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Cincinnati Bengals Who Have Failed to Meet Expectations

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The Bengals were surprisingly able to make the NFL playoffs, despite three of their most important players failing to meet expectations.

Kim Klement-USA TODAY Sports

We already gave you three players that surpassed our expectations for the 2014 NFL season. Here are three Bengals who failed to meet them.

Leon Hall

Hall used to be the Bengals' most reliable defender. Or, at least close to it. This year, that title has drifted very far away from the slot cornerback nicknamed "The Technician." Statistically, he had what was arguably his worst year since his rookie campaign in 2007, allowing an opposing quarterback rating of 104.9. He also graded a +0.4 in pass coverage, the worst of his career.

And, let's be honest – it showed. There were many play where we saw blown coverages over the middle, and it's becoming clearer that Hall is not Superman. That is, the two blown Achilles are catching up with the secondary veteran. It may be time to cut down on his more-than-generous contract as he enters the final year of it.

Otherwise, it appears the youth movement for Cincinnati's secondary could be coming sooner rather than later.

A.J. Green

Why is he on this list!? You're currently asking. Or maybe you're not. The fact of the matter is that yes, he was injured for part of the year, and yes, he's still one of the best receivers in the game as far as potential – but he didn't do much to prove that this year.

I'm sure it wasn't just me that noticed the rising number of catch-able balls that were given up on. I'm also sure it wasn't just me that saw what appeared to be a fairly inconsistent chemistry between Dalton and Green this year. High passes, incorrect routes, and a sullen look following failed plays, more than just a few times.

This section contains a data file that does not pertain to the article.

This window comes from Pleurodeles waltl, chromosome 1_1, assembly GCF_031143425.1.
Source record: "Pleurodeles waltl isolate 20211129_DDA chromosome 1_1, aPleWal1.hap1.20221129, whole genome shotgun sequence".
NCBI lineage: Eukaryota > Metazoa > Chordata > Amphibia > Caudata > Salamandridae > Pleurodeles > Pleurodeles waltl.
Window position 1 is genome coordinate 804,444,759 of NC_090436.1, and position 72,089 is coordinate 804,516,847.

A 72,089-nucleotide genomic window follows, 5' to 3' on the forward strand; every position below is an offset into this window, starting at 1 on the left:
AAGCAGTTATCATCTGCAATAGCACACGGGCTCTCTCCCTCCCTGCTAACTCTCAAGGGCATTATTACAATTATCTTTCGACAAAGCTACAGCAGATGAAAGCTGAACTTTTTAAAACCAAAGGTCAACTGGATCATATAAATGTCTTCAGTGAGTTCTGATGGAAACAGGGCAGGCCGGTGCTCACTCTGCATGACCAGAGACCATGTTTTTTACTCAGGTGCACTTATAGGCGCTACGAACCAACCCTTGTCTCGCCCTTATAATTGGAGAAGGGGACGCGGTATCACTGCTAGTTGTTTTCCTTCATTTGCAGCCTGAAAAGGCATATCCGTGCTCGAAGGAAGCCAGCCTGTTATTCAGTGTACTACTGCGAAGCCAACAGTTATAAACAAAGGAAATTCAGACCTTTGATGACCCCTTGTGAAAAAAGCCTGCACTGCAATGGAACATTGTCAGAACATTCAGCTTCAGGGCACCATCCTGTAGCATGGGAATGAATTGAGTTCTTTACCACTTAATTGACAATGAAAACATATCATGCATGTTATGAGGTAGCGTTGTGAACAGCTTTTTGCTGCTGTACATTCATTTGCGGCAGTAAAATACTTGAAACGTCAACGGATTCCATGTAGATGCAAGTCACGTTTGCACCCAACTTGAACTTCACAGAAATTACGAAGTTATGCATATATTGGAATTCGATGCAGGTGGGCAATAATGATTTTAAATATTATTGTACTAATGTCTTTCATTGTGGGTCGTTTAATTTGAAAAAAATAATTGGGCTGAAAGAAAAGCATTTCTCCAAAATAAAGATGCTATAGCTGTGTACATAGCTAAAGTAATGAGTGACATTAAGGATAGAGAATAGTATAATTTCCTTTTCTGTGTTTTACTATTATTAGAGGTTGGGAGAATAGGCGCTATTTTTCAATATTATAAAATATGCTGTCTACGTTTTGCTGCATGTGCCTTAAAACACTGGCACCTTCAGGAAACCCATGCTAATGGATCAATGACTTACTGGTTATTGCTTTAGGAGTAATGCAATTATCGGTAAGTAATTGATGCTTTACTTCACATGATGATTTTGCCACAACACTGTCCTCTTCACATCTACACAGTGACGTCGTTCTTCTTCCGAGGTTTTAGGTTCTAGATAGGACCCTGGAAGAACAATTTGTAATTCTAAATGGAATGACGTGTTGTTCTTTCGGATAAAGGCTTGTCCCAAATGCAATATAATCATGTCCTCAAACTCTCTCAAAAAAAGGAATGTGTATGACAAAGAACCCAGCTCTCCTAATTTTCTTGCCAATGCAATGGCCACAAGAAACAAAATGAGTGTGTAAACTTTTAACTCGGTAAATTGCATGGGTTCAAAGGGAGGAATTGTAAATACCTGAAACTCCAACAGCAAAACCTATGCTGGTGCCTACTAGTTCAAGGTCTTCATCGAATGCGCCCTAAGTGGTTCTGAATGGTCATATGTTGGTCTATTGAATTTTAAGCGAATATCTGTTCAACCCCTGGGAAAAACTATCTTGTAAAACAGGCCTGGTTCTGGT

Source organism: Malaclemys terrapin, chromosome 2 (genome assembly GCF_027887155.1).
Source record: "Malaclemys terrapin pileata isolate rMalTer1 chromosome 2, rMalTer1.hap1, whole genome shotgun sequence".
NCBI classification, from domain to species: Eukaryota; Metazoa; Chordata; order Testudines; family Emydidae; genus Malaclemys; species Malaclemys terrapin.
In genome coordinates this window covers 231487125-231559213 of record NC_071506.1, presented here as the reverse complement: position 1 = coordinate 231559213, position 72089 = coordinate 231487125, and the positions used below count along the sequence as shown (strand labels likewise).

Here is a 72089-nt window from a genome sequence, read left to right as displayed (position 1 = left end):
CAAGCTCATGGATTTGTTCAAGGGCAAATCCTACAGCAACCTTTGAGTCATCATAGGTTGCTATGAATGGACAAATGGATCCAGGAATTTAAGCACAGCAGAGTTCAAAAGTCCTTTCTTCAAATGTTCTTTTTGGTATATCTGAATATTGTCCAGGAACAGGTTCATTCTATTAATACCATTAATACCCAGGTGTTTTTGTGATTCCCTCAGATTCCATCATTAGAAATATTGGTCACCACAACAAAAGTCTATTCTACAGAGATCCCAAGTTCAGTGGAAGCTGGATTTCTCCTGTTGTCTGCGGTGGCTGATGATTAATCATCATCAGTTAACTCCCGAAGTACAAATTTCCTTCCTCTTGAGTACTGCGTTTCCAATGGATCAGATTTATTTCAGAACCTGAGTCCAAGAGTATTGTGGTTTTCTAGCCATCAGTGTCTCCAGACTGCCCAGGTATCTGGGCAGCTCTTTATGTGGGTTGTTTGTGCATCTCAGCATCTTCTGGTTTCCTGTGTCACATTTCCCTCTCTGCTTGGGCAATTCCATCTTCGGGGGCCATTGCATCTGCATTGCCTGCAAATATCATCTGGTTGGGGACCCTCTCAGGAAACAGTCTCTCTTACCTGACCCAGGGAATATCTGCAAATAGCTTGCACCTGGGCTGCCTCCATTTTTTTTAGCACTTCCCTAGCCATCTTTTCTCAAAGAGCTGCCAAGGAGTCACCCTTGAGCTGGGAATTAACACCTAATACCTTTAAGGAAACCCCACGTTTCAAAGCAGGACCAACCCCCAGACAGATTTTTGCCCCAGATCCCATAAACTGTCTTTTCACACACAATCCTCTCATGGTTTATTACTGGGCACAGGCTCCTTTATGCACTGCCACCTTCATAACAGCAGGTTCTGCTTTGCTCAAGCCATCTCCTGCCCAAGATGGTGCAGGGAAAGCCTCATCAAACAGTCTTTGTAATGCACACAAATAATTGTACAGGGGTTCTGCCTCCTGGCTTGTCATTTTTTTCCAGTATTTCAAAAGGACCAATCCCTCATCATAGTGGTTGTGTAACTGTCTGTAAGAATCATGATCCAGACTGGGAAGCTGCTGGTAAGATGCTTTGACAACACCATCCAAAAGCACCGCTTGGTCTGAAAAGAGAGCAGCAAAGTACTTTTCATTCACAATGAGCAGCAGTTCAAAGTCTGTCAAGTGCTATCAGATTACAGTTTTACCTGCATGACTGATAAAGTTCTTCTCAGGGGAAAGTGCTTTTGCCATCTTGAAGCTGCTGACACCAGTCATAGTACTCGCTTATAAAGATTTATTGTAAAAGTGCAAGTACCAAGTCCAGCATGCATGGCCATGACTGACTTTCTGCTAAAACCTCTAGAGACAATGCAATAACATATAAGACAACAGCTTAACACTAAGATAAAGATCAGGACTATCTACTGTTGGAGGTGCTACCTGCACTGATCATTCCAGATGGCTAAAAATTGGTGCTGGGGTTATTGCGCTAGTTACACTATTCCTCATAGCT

Green has become the player to watch for in terms of outright talent. However, he has not become the player to watch for in terms of effort. And it is that facet and only that facet of his play that will take him to the next level.

Andy Dalton

There is a large group of people that seem to think that Dalton has improved each year since being drafted. To an extent, those people are correct...up until this past year. In a run-heavy offensive scheme that was designed to help Dalton turn into an opportunistic quarterback, with quick throws in a West-Coast style, Dalton failed to succeed by any normal set of NFL standards.

His pocket presence was clearly lacking, as Dalton failed to show an enhanced ability to go through his progressions during any given play. With all the issues that the "Red Rifle" has, tunnel vision is perhaps the most prominent. Play-calls in a passing situation understandably include a No. 1, a No. 2, and often a No. 3/4 or a checkdown option. I've often seen Dalton's tunnel vision in the pocket lead to forced balls to the No. 1 option the play was designed for, regardless of the coverage.

Incompletions and turnovers led to what was, statistically and otherwise, the most disappointing season of Dalton's career. Whereas most quarterbacks would have progressed in the given system with Hue Jackson, he noticeably regressed. And as someone who had the 25th best passer rating in the league this year, let us remember that he's still making more money than Ben Roethlisberger, Andrew Luck, and Tom Brady. Two of those three are obviously still playing.

Leave your thoughts in the comments on who could have done far better this season. We fully recognize that there are quite a few more players who could have made this list.